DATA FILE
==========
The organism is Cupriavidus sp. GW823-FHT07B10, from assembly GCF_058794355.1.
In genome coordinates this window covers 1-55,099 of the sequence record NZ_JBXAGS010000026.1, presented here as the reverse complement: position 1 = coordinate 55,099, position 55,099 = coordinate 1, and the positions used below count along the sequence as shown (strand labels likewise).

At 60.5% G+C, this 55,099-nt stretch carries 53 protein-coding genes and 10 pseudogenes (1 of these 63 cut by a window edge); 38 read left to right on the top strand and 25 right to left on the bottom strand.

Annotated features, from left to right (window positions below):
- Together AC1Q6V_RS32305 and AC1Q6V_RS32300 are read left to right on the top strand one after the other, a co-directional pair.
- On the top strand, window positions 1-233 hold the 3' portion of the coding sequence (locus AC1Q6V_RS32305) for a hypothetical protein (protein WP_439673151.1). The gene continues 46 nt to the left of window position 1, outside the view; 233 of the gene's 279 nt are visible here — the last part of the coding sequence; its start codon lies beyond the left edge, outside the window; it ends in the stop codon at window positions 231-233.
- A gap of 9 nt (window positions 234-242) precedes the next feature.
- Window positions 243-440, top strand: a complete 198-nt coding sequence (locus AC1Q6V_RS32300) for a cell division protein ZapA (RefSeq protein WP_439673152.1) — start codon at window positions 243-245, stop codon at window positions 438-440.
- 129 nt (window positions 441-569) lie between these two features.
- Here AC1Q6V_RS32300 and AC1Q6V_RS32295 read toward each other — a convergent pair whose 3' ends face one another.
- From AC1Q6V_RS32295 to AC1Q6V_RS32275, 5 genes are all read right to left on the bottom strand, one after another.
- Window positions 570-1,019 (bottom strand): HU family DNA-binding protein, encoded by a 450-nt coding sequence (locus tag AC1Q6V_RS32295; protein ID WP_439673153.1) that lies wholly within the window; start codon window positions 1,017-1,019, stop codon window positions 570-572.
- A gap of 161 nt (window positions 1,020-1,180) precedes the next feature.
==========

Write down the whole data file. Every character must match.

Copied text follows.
The organism is Cupriavidus sp. GW823-FHT07B10, from assembly GCF_058794355.1.
In genome coordinates this window covers 1-55,099 of the sequence record NZ_JBXAGS010000026.1, presented here as the reverse complement: position 1 = coordinate 55,099, position 55,099 = coordinate 1, and the positions used below count along the sequence as shown (strand labels likewise).

At 60.5% G+C, this 55,099-nt stretch carries 53 protein-coding genes and 10 pseudogenes (1 of these 63 cut by a window edge); 38 read left to right on the top strand and 25 right to left on the bottom strand.

Annotated features, from left to right (window positions below):
- Together AC1Q6V_RS32305 and AC1Q6V_RS32300 are read left to right on the top strand one after the other, a co-directional pair.
- On the top strand, window positions 1-233 hold the 3' portion of the coding sequence (locus AC1Q6V_RS32305) for a hypothetical protein (protein WP_439673151.1). The gene continues 46 nt to the left of window position 1, outside the view; 233 of the gene's 279 nt are visible here — the last part of the coding sequence; its start codon lies beyond the left edge, outside the window; it ends in the stop codon at window positions 231-233.
- A gap of 9 nt (window positions 234-242) precedes the next feature.
- Window positions 243-440, top strand: a complete 198-nt coding sequence (locus AC1Q6V_RS32300) for a cell division protein ZapA (RefSeq protein WP_439673152.1) — start codon at window positions 243-245, stop codon at window positions 438-440.
- 129 nt (window positions 441-569) lie between these two features.
- Here AC1Q6V_RS32300 and AC1Q6V_RS32295 read toward each other — a convergent pair whose 3' ends face one another.
- From AC1Q6V_RS32295 to AC1Q6V_RS32275, 5 genes are all read right to left on the bottom strand, one after another.
- Window positions 570-1,019 (bottom strand): HU family DNA-binding protein, encoded by a 450-nt coding sequence (locus tag AC1Q6V_RS32295; protein ID WP_439673153.1) that lies wholly within the window; start codon window positions 1,017-1,019, stop codon window positions 570-572.
- A gap of 161 nt (window positions 1,020-1,180) precedes the next feature.